Through the use of computers and technology, electronic literature is able to advance contemporary literature. We live in an era where technology touches everything, and there is no doubt that there is dialogue disagreeing with literary scholars intertwining literature and technology. Some state that “the place of writing is again in turmoil” and they question whether “electronic literature is even literature at all” (Hayles). Many more argue whether a literary piece should even be seen of literary merit if it has various aspects of digitalization, but to question whether “literary quality is possible in digital media” is futile due to the pace technology is advancing. It was only a matter of time until a book was published electronically. Now, contemporary literature is seeing a phase shift in the way it is being presented. Sure, it may not just be written and printed in paper, but electronic literature holds as much merit as a narrative bounded in paper. Transitioning the humanities from the written form to the electronic form should not have a negative impact on the audience.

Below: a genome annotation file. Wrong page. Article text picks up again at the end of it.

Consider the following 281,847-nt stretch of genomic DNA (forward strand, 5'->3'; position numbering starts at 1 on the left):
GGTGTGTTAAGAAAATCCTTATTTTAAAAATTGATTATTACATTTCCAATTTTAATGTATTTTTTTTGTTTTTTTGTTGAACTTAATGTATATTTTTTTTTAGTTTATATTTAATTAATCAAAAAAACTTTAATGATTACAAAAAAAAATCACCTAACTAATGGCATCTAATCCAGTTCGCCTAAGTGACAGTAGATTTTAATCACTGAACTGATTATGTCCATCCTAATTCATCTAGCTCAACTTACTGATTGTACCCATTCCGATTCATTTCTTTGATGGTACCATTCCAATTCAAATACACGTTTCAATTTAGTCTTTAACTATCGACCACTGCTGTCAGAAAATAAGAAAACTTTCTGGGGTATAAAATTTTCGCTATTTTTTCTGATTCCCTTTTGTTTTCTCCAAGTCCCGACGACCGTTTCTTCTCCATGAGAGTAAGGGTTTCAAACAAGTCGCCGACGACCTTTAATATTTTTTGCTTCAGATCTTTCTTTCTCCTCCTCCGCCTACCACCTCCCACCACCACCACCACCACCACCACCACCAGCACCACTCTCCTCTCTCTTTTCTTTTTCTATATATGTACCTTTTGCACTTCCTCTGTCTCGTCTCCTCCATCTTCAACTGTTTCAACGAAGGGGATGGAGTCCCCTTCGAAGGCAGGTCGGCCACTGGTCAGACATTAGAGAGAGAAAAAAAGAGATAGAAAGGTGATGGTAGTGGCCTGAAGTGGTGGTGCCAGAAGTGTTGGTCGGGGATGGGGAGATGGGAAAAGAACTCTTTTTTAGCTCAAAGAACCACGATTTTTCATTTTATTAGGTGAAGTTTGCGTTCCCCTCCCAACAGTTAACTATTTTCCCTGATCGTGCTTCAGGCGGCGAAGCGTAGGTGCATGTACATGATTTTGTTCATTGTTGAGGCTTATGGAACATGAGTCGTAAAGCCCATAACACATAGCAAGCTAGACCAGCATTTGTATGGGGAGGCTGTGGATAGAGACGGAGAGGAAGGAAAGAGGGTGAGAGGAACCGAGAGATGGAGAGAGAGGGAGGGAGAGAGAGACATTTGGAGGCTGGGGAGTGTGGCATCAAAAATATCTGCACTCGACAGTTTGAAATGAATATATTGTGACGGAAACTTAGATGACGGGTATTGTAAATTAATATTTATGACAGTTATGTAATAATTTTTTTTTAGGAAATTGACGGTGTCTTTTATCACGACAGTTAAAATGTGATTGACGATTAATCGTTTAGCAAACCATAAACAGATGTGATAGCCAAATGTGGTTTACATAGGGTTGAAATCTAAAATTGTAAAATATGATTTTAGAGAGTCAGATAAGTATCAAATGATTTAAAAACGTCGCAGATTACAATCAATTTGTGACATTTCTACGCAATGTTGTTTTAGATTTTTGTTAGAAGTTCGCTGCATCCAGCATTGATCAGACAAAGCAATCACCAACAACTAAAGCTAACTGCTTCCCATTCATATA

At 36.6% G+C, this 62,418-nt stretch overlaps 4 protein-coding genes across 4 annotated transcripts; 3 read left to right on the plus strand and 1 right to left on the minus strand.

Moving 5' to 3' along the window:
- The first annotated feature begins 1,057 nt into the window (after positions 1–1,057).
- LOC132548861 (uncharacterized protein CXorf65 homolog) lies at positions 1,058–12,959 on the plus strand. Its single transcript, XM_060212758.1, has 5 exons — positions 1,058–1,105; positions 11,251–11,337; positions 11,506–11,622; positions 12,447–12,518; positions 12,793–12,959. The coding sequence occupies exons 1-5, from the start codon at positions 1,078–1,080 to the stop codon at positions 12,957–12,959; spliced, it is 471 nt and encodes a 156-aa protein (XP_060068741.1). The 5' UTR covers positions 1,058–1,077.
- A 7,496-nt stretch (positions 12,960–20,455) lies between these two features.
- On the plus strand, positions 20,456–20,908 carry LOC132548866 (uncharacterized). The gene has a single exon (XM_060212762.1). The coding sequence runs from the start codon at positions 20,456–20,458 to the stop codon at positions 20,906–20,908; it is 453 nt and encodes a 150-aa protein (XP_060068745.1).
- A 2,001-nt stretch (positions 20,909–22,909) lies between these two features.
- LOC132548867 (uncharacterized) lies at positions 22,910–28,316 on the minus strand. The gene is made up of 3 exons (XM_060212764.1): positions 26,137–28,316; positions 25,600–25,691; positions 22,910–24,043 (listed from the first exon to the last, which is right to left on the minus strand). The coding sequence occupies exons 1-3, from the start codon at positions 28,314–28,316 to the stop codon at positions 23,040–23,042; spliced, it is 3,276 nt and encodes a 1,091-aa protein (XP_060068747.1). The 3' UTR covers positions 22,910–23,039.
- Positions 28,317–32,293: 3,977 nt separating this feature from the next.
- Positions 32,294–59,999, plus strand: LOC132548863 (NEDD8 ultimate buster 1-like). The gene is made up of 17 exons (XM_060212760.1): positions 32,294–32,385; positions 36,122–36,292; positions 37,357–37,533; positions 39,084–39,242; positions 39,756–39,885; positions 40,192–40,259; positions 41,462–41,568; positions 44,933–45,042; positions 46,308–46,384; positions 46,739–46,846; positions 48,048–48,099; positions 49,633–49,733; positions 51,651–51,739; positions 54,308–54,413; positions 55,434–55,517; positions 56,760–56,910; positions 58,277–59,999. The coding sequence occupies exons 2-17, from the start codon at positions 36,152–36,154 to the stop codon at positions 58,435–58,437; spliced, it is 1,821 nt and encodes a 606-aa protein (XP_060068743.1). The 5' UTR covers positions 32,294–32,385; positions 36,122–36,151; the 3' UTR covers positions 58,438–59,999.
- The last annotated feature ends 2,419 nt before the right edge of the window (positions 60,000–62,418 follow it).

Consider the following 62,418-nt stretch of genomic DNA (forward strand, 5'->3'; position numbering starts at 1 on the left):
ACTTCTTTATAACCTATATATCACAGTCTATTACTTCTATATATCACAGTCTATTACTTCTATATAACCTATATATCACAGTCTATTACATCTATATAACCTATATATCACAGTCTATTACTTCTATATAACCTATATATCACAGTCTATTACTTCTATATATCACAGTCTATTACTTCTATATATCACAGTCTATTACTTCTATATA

Electronic literature is simply yet another medium through which a story can be told. Because You Asked is a narrative of Alan Bigelow’s life and thoughts. Through this piece, the audience can infer different meaning and see how it shares a single story, what it means to be human. After all, literature should be used as a medium of self-expression through which humanistic disposition is offered, regardless of whether it is printed word or digitalized word.

Electronic literature helps augment the reading experience through the different mediums it is presented. Through electronic literature, “the academic world and the world of popular culture” are being bridged in order for today’s generations to interact with the humanities (Mott). In a society where technology dominates a wide part of our lives, we have to find ways to hold on to our stories and allow them to survive. Electronic literature is a new medium through which stories can be shared, but it helps engage readers and keep them attuned with the humanities.

 

Work Cited:

Bigelow, Alan. “Because You Asked.” Web. 28 Oct. 2014.

Gould, Amanda. “A Bibliographic Overview of Electronic Literature.” Electronic Literature Directory. N.p., n.d. Web. 28 Oct. 2014.

Hayles, Katherine. Electronic Literature: New Horizons for the Literary. Notre Dame, IN: U of Notre Dame, 2008. Print.

Mott, Chris. “Electronic Literature Pedagogy: A Questionable Approach.” Electronic Literature: New Horizons For The Literary. N.p., n.d. Web. 28 Oct. 2014.